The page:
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Good question. It seems logical to let the enemy know that we were building it so they would be more worried. That is how the countries tried to use "the bomb" during the Cold War to cause fear in their enemies. However, there were several reasons to keep it a secret. 1- The US wanted to keep it secret so no one would steal the plans or technology as to how it was made. Germany had tried to make the Atomic Bomb but their used a different theory and technique. 2- Hide the project in order to protect it from attack. During WW1 and WW2, enemy agents were able to sneak into the US and destroy some resources. There was strict security at Oakridge in order to keep the purpose of the site a secret. (My father-in-law worked there as a carpenter and told me about their security.) 3- The other secret that needed to be protected was the timing of the use of the bomb. If the enemy knew the US had developed and tested it, then they would know it would be used soon and could possibly stop it's deployment. The bomb had to be sent to the Pacific Theater by ship and loaded on to bombers. All of this had to be kept secure.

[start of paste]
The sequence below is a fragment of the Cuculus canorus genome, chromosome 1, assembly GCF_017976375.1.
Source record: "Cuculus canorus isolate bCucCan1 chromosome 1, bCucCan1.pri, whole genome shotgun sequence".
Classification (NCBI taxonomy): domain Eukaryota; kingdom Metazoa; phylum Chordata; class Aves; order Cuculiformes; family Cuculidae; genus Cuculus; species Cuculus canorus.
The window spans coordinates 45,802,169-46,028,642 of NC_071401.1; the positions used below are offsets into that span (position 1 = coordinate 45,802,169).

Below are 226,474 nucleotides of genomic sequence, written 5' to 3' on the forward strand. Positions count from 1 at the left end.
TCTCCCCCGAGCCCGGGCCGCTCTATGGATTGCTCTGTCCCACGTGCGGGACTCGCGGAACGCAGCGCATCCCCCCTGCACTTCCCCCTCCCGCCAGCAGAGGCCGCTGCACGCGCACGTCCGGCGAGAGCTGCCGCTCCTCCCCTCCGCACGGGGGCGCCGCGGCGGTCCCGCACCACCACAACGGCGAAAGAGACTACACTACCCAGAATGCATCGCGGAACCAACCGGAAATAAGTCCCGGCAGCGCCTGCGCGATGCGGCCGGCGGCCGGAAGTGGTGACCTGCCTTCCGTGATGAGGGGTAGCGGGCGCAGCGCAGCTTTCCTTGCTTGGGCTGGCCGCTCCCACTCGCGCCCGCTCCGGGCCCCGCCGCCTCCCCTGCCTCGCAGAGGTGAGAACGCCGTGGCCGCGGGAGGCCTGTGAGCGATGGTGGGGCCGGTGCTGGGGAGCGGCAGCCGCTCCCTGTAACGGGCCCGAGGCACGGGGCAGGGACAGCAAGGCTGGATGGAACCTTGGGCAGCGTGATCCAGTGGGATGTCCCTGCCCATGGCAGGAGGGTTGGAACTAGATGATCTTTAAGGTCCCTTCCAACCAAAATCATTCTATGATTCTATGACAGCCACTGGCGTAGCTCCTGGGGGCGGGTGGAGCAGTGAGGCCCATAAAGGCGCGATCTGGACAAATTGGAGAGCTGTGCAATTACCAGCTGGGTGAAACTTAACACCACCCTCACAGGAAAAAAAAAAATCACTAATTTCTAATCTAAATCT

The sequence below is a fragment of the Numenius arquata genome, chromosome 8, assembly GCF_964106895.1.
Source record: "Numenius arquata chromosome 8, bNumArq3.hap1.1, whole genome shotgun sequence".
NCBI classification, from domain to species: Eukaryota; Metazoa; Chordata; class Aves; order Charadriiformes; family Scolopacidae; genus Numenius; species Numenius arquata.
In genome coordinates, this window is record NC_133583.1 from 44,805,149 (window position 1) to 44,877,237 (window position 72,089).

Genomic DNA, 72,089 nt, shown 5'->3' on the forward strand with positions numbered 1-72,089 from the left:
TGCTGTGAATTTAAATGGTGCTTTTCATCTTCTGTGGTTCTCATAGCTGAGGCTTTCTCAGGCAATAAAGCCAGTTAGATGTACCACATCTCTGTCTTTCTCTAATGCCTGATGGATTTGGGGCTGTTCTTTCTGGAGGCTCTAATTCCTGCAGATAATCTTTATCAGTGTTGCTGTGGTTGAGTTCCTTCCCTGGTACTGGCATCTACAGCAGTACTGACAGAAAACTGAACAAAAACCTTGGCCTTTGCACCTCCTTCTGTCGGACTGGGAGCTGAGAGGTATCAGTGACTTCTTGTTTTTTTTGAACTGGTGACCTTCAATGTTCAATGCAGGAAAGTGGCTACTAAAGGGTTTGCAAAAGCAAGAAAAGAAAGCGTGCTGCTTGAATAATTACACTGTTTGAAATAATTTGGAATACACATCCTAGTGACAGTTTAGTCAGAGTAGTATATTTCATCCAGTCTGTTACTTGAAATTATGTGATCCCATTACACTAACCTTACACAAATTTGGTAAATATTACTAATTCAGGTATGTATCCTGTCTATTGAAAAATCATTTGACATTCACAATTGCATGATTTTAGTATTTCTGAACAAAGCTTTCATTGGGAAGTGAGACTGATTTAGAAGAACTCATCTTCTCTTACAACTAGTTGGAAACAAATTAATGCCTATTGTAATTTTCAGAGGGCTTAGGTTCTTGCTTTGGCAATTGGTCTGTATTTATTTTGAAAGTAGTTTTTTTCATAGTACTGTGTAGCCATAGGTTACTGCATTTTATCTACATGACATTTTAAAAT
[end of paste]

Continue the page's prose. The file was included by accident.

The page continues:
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โˆ™ 2009-05-21 03:36:20
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